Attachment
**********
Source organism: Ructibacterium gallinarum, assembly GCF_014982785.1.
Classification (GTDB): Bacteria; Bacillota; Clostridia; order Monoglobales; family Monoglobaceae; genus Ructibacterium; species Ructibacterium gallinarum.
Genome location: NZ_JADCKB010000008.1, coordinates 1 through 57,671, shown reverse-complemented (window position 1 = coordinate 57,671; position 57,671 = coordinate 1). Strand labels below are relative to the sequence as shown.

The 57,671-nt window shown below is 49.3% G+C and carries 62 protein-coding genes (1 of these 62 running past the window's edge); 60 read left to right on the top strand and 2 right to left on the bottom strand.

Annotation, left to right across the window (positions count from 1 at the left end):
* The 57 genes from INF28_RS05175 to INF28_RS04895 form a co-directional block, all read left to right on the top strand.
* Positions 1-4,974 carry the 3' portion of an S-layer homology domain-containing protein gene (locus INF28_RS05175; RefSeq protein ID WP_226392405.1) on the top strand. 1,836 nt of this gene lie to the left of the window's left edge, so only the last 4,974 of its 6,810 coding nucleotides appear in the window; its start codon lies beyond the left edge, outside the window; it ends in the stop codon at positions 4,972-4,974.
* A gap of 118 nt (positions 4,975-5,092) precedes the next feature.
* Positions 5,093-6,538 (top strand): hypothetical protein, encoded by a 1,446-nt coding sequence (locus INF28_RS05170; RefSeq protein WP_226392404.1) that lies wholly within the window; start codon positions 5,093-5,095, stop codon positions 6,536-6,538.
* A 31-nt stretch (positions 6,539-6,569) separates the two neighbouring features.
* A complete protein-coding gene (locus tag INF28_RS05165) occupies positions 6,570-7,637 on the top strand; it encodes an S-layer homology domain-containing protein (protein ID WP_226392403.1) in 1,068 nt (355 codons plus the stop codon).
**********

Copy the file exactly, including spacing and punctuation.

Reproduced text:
Source organism: Ructibacterium gallinarum, assembly GCF_014982785.1.
Classification (GTDB): Bacteria; Bacillota; Clostridia; order Monoglobales; family Monoglobaceae; genus Ructibacterium; species Ructibacterium gallinarum.
Genome location: NZ_JADCKB010000008.1, coordinates 1 through 57,671, shown reverse-complemented (window position 1 = coordinate 57,671; position 57,671 = coordinate 1). Strand labels below are relative to the sequence as shown.

The 57,671-nt window shown below is 49.3% G+C and carries 62 protein-coding genes (1 of these 62 running past the window's edge); 60 read left to right on the top strand and 2 right to left on the bottom strand.

Annotation, left to right across the window (positions count from 1 at the left end):
* The 57 genes from INF28_RS05175 to INF28_RS04895 form a co-directional block, all read left to right on the top strand.
* Positions 1-4,974 carry the 3' portion of an S-layer homology domain-containing protein gene (locus INF28_RS05175; RefSeq protein ID WP_226392405.1) on the top strand. 1,836 nt of this gene lie to the left of the window's left edge, so only the last 4,974 of its 6,810 coding nucleotides appear in the window; its start codon lies beyond the left edge, outside the window; it ends in the stop codon at positions 4,972-4,974.
* A gap of 118 nt (positions 4,975-5,092) precedes the next feature.
* Positions 5,093-6,538 (top strand): hypothetical protein, encoded by a 1,446-nt coding sequence (locus INF28_RS05170; RefSeq protein WP_226392404.1) that lies wholly within the window; start codon positions 5,093-5,095, stop codon positions 6,536-6,538.
* A 31-nt stretch (positions 6,539-6,569) separates the two neighbouring features.
* A complete protein-coding gene (locus tag INF28_RS05165) occupies positions 6,570-7,637 on the top strand; it encodes an S-layer homology domain-containing protein (protein ID WP_226392403.1) in 1,068 nt (355 codons plus the stop codon).